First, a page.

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More execution than revolution

by David Carment and Joseph Landry

Embassy
December 3rd, 2014 

In a series of recent studies, CIGI fellow and Globe and Mail columnist John Ibbitson argues that Stephen Harper’s foreign policy is nothing short of "revolutionary." Under scrutiny Ibbitson’s claims do not hold up. Such is the evidence gathered from 15 meticulous peer-reviewed studies published in the Canadian Foreign Policy Journal this fall. 

They conclude that Canada’s foreign policy has been ambiguous in purpose and troubled by significant reversals. Where significant changes have occurred, the focus is on de-institutionalizing the policy process by marginalizing and defunding think tanks and NGOs closely associated with former, mostly Liberal governments, such as the IDRC, the North South Institute, Canada Corps and Rights and Democracy. 

Even in small but important ways where Canada exercised its influence, funding has stopped, including a widely acclaimed Canadian studies abroad programme. When given the choice of establishing an independent agency tasked with the promotion of democracy abroad, the Harper cabinet ended up voting down the proposal. This is a government that has conducted no formal foreign policy review during its entire time in power. 

While some of these changes are little more than superficial rebranding, they are the preferred strategy of an ideologically-driven government determined to diminish the influence of   interest groups who stand in opposition to the Conservative agenda. If anything, the Harper government has merely replaced one elite with another who are less accountable, more secretive and seemingly immune to public engagement. 

For example, the decision to fold CIDA into DFAIT to create a super-bureaucracy called DFATD remains undefended in public circles. The mandate of the Office of Religious Freedom, an opaque organisation housed within Fort Pearson, is ambiguous at best and its impact unknown. The multi-million dollar government-funded extractive industries research institute has, so far, proven ineffective in providing support to developing countries where Canada has mining interests.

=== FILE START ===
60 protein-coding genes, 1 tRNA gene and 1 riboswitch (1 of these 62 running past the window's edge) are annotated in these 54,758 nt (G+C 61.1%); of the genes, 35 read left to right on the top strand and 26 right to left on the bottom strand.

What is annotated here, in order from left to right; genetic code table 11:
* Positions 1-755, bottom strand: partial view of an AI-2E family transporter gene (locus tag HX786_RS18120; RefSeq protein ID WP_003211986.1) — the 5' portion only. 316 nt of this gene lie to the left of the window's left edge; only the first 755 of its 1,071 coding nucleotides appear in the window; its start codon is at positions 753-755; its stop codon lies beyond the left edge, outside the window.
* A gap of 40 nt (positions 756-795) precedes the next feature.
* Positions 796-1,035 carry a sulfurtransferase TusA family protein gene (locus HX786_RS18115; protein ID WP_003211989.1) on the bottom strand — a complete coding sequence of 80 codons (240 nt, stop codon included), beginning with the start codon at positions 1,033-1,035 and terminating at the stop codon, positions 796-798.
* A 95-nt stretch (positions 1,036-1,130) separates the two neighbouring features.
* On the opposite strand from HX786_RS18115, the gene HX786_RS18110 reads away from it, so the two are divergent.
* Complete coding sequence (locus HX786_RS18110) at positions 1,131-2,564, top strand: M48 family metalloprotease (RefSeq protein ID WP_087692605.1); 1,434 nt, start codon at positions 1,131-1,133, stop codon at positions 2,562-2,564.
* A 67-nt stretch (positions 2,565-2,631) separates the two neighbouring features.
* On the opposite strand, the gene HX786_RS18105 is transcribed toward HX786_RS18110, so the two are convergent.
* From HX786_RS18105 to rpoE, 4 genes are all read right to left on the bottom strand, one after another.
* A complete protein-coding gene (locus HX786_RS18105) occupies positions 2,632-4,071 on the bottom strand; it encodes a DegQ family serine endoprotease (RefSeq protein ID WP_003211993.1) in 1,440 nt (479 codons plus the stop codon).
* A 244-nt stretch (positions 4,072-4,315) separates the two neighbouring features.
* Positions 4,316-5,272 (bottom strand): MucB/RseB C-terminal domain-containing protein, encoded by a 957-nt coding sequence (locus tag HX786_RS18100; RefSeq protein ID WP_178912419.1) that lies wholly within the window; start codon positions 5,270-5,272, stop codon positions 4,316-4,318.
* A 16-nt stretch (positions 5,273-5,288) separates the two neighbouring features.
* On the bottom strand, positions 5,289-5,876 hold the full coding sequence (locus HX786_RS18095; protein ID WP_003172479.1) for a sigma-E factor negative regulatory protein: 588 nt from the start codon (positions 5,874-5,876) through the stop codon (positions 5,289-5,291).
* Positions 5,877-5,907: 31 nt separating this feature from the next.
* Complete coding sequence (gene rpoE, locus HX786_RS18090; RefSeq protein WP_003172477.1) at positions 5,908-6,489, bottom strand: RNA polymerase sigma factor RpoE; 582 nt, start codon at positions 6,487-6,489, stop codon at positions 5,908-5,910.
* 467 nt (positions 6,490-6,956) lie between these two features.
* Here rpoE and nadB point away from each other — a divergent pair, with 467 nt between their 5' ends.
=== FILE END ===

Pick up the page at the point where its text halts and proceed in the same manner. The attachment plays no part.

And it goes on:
But if accountability is in short supply, the Harper government has done little to assuage its critics. Indeed the government’s hard line stance on Russia’s involvement in the Ukraine crisis is clearly driven by domestic politics and not geostrategic or moral imperatives or for that matter any evidence that Canadians are better off as result. Notwithstanding the “get out of Ukraine” line that Harper directed to Putin at the G20 summit, the resources committed to solving the Ukraine crisis through diplomacy have been minuscule. 

The failure to properly bid for a seat on the UN Security Council, ongoing controversies surrounding the likely purchase of the F-35, and the recent move to quietly pull out of the UN Convention to Combat Desertification also stand out as decisions taken in the absence of public consultation and without due regard for the negative cascading effects they have created.